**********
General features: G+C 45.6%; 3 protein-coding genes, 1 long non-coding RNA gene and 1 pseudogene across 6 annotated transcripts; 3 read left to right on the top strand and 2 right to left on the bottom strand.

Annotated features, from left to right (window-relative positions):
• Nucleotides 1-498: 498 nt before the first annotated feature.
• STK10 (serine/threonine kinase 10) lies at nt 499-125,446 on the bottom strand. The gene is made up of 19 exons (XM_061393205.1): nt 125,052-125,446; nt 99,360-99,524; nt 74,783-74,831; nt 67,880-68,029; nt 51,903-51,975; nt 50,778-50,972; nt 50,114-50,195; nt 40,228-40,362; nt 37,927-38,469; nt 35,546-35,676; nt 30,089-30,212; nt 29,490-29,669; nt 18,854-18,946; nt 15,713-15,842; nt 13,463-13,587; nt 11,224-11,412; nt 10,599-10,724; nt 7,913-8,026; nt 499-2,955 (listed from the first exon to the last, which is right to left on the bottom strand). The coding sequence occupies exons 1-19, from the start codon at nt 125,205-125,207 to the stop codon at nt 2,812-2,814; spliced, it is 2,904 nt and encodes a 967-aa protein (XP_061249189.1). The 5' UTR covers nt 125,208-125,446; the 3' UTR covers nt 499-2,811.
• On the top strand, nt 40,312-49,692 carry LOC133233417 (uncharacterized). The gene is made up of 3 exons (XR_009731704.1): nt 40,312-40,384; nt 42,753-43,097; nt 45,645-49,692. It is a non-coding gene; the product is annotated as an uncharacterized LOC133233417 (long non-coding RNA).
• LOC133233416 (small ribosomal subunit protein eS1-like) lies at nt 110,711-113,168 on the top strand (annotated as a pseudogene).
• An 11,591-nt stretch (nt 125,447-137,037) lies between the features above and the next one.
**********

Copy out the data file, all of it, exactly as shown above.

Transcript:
General features: G+C 45.6%; 3 protein-coding genes, 1 long non-coding RNA gene and 1 pseudogene across 6 annotated transcripts; 3 read left to right on the top strand and 2 right to left on the bottom strand.

Annotated features, from left to right (window-relative positions):
• Nucleotides 1-498: 498 nt before the first annotated feature.
• STK10 (serine/threonine kinase 10) lies at nt 499-125,446 on the bottom strand. The gene is made up of 19 exons (XM_061393205.1): nt 125,052-125,446; nt 99,360-99,524; nt 74,783-74,831; nt 67,880-68,029; nt 51,903-51,975; nt 50,778-50,972; nt 50,114-50,195; nt 40,228-40,362; nt 37,927-38,469; nt 35,546-35,676; nt 30,089-30,212; nt 29,490-29,669; nt 18,854-18,946; nt 15,713-15,842; nt 13,463-13,587; nt 11,224-11,412; nt 10,599-10,724; nt 7,913-8,026; nt 499-2,955 (listed from the first exon to the last, which is right to left on the bottom strand). The coding sequence occupies exons 1-19, from the start codon at nt 125,205-125,207 to the stop codon at nt 2,812-2,814; spliced, it is 2,904 nt and encodes a 967-aa protein (XP_061249189.1). The 5' UTR covers nt 125,208-125,446; the 3' UTR covers nt 499-2,811.
• On the top strand, nt 40,312-49,692 carry LOC133233417 (uncharacterized). The gene is made up of 3 exons (XR_009731704.1): nt 40,312-40,384; nt 42,753-43,097; nt 45,645-49,692. It is a non-coding gene; the product is annotated as an uncharacterized LOC133233417 (long non-coding RNA).
• LOC133233416 (small ribosomal subunit protein eS1-like) lies at nt 110,711-113,168 on the top strand (annotated as a pseudogene).
• An 11,591-nt stretch (nt 125,447-137,037) lies between the features above and the next one.